It was all an extreme over-reaction from the beginning.

The threat represented by bin Laden's people (if indeed they even were responsible for 9/11 - a point not proved to this day) could have been handled with a more intelligent set of policies.

It's an absurd nightmare to have dumped so many resources and killed so many people in this country.

And now the maniacs are trying to destabilize Pakistan with their missile attacks in the name of protecting troops who shouldn't be in Afghanistan in the first place.

American achievements in Afghanistan

Thursday, November 06, 2008


November 6, 2008


John Chuckman

Already in the press there have been stories of plans to dampen the public’s expectations of Obama. The expectations are undoubtedly beyond being satisfied by any human being.

Obama’s bright face, a keen intelligence at work in every expression, represents the greatest hope for change in America since Franklin Roosevelt. Even Kennedy, with all his gifts, did not come close. After all, Kennedy was a harsh Cold Warrior, a wild risk-taker, and he was connected to some of the most unsavory subcultures in America.

But Obama is the inheritor of one of the bleakest legacies ever in a modern state: the meltdown of Wall Street and its severe international consequences, two costly unresolved wars, war crimes against other countries, and waves of ill-will towards America for its international torture gulag.

All these, plus the problems that have bedevilled the United States for decades, matters like poor health care, the dismal state of public schools, or the immense and pervading corruption of America’s politics, something to which the Bush people made their own contributions, including vote fraud and severe abuse of power, especially by the Vice President.

Bush gave Americans oppressive laws, unprecedented war profiteering, and a tax system now twisted and warped by giveaways to the wealthy. That is not a left-wing view: going back to Jefferson, it was understood that excessive accumulation and inheritance of wealth were dangerous to a republic. The United States has moved towards a society of inherited influence and entitlement, its establishment coming to resemble increasingly the ancien régime of 18th century France.

The Bush excesses largely do not upset the establishment since they were aimed at protecting that very establishment. John McCain, establishment by blood and marriage, dropped his boyish outsider stage act during the campaign, revealing himself unimaginative and unresponsive - indeed a tired, unappetizing serving of Bush leftovers.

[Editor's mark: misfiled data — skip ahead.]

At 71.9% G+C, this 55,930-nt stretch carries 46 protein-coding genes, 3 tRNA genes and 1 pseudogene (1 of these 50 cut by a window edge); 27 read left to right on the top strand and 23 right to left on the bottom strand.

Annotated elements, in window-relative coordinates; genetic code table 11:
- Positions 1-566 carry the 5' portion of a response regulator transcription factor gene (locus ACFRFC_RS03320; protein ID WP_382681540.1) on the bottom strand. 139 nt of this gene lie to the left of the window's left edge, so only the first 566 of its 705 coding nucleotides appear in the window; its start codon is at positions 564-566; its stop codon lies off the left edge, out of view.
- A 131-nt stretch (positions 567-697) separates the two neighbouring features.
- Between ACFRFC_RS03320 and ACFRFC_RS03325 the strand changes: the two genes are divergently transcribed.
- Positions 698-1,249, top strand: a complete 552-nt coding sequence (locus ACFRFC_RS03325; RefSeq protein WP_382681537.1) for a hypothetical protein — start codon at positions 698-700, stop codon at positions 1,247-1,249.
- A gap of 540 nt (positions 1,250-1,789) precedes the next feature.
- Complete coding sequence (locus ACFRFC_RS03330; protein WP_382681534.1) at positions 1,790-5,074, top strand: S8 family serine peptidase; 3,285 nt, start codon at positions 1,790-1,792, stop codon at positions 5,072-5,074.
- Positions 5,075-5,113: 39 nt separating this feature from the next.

And that was deadly to McCain’s hopes. Despite the establishment’s influence, ordinary Americans do once in a while manage to vote against it. Without eight years of Bush incompetence and abuse pushing ordinary Americans to anger and embarrassment, Obama’s victory would not have been possible.

Any effort to correct these problems is against the great weight of America’s establishment, further strengthened by eight years of abusive benefits, always the beneficiaries and keepers of America’s unacknowledged imperialism. Winning a national election is one thing, but turning that victory into a long series of Congressional votes is quite another. All those Congressmen and Senators, in both parties, need constant injections of cash to operate, and they do not get it through the populist mechanisms of Obama’s election campaign. The Congressmen will all face re-election in just two years.

And then there is a political party, Obama’s own, that has almost no genuine purpose left other than opposing Republicans for power, prestige, and patronage. It stands for nothing anymore, and some of its members could easily be interchanged with Republicans. Its voice was not heard against illegal war, against torture, against abuse, or indeed anything important in the last eight years.

Many, perhaps most, modern American presidents achieve little in altering American society, although they may do considerable damage abroad. Bush was an exception in that he did serious damage both at home and abroad, but the circumstances permitting him were unique: blind, insane fear over 9/11. The entire period since that event represents nightmarish over-reaction to a relatively minor threat.

Presidents generally achieve little domestic change because America’s Constitution was deliberately designed to make the office of the president a weak one. An American president with an opposition-filled Congress is a political eunuch, getting neither his appointments nor legislation nor treaties approved. Only in matters concerning disturbances in the empire will he invariably enjoy Congressional support.

Obama’s party will have a majority in the House and the Senate, but he will not have an overwhelming majority. Progress in the Senate can always be stopped by filibuster, and you can only stop filabusters with 60 of the 100 seats, something Obama will not have. Also some of his party’s senators, Lieberman for example, might as well be Republicans, and they will not support a truly progressive agenda.

Modern presidents are able to do damage abroad because the Founding Fathers made the president commander-in-chief of the armed forces. They thought they had effectively divided power and weakened the possibilities for adventures abroad by giving Congress the sole power to declare war, but we’ve seen over the last sixty years America’s wars are no longer declared.